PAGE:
According to Amnesty International, Latvia “violently” forced migrants back into Belarus and even tortured some of them. Additionally, a recent complaint by the rights group states that the border guards beat and humiliated individuals trying to enter from Belarus into neighboring Latvia.
However, the government of Latvia vehemently denied using excessive force and said that “illegal crossings” were to blame for the measures. In addition, the country proclaimed a state of emergency last year, suspending the opportunity to apply for asylum in four border regions.
According to Latvia, this implies that so-called pushbacks are acceptable even though they are against EU rules. Furthermore, the nation declared a state of emergency after a spike in attempts to cross the border from Belarus, and it is still in effect.
Report from Amnesty International
In the report, Amnesty International describes allegations of power abuses, arbitrary detention, mistreatment, hazardous and unhygienic conditions, and even torture.
Additionally, it cites Zaki, an Iraqi man, who claimed the Latvian forces forced him back and forth at the border more than 150 times in just three months, up to eight times daily at times. Also, Adil, a different Iraqi guy, claimed that he and other refugees camped up on the snow in the woodland. The report quotes him saying, “We used to light a fire to get warm, there were wolves, bears but because we had fire… they [were] afraid. That is how we survived from it, but they [Latvian authorities] did not provide us with special clothes for the weather.”
According to Amnesty, the Latvian forces unlawfully detained refugees, including children, in secret locations in the Latvian forest before sending them back to Belarus. Many endured beatings and taser shocks, some applied to their genitalia. In addition, some were “voluntarily” sent back to their own nations.
Moreover, according to Eve Geddie, director of Amnesty International’s European Institutions Office, “The Latvian authorities have left men, women, and children to fend for themselves in freezing temperatures, often stranded in forests or held in tents. They have violently pushed them back to Belarus, where they have no chance of seeking protection. These actions have nothing to do with border protection and are brazen violations of international and EU law.”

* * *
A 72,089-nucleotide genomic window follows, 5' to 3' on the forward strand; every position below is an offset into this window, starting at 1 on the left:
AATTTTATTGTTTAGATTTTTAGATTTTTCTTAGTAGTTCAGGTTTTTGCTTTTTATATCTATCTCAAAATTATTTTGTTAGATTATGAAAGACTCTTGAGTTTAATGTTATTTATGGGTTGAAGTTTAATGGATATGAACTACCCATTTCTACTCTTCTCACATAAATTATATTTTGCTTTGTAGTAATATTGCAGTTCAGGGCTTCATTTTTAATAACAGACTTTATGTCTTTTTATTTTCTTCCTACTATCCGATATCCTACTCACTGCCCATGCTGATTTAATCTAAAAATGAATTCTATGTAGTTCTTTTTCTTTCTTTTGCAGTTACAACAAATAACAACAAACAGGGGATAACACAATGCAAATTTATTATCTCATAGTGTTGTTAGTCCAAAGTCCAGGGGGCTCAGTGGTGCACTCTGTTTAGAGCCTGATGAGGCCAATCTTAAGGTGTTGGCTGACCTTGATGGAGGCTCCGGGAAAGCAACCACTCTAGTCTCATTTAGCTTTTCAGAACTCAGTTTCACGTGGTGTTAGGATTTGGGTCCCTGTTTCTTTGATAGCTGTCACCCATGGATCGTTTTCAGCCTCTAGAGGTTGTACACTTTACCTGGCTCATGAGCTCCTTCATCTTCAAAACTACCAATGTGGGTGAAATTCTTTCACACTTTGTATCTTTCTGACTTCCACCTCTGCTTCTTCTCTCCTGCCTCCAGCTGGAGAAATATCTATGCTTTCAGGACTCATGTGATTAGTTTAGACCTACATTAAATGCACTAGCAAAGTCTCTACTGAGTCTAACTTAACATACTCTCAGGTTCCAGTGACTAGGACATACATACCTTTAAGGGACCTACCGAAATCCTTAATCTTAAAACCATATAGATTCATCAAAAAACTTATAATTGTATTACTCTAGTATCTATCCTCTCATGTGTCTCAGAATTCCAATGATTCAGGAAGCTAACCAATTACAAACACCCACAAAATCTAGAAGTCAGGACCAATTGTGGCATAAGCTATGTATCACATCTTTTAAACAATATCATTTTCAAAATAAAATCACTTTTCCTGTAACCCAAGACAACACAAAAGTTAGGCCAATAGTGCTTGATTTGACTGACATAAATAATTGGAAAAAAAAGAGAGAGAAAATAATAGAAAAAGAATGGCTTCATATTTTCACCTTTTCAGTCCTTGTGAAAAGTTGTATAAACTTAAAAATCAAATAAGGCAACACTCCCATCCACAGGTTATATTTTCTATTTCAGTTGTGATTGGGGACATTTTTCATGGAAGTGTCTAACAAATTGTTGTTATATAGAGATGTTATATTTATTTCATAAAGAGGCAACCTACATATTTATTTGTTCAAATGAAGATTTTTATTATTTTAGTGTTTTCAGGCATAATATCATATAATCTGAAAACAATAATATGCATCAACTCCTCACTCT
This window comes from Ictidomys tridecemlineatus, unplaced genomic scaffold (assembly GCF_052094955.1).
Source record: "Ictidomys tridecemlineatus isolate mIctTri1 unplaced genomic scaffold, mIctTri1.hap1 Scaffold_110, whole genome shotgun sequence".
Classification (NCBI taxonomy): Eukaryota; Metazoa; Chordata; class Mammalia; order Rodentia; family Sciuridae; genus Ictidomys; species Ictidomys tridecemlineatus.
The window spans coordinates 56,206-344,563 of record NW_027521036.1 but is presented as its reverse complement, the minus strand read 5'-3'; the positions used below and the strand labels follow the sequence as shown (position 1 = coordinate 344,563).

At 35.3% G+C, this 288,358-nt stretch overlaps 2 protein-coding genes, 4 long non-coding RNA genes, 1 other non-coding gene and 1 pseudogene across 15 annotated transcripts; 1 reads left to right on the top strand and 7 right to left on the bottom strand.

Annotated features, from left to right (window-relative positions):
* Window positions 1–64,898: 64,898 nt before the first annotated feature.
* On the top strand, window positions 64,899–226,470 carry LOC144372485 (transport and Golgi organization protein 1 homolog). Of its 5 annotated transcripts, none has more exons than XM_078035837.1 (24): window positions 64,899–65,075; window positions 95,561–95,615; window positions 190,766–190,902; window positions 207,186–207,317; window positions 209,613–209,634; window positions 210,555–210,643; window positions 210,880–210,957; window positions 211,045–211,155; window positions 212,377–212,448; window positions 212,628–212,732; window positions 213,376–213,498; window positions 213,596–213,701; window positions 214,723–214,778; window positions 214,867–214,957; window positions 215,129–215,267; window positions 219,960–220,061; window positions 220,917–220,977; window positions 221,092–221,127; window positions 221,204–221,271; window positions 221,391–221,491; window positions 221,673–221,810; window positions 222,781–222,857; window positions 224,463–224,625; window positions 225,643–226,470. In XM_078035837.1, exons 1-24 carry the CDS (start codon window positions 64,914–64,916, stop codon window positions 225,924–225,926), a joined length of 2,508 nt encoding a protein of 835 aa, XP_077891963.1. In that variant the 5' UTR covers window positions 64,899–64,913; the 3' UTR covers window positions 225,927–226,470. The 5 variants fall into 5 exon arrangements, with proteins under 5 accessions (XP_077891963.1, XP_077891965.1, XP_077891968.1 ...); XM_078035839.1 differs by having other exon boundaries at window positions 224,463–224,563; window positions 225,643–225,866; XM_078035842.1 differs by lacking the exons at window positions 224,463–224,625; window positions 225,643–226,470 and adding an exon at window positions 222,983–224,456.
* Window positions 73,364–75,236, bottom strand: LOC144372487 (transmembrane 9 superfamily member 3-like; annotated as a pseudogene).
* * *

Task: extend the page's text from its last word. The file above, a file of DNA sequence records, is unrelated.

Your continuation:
Furthermore, Amnesty said that Latvia’s handling of Belarusian migrants contrasted sharply with its “swift mobilization” to offer sanctuary to more than 35,000 migrants from Ukraine.
In a written response submitted with the report, Kristaps Eklons, Latvia’s Minister of the Interior, justified the government’s border control policy. He stated, “The [state of emergency] order was adopted to ensure the internal security of the state.”
In addition, Mr. Eklons noted that investigators did not discover any proof of border guards using “physical force of special means” against border crossers.
Why are so many Belarusian escaping their country?
Latvia, Poland, and Lithuania saw a substantial increase in Belarusian immigrants trying to enter their borders last year.
The European Union charged Alexander Lukashenko, the country’s leader, for organizing the issue as revenge against sanctions they put in place in reaction to a crackdown on large-scale protests.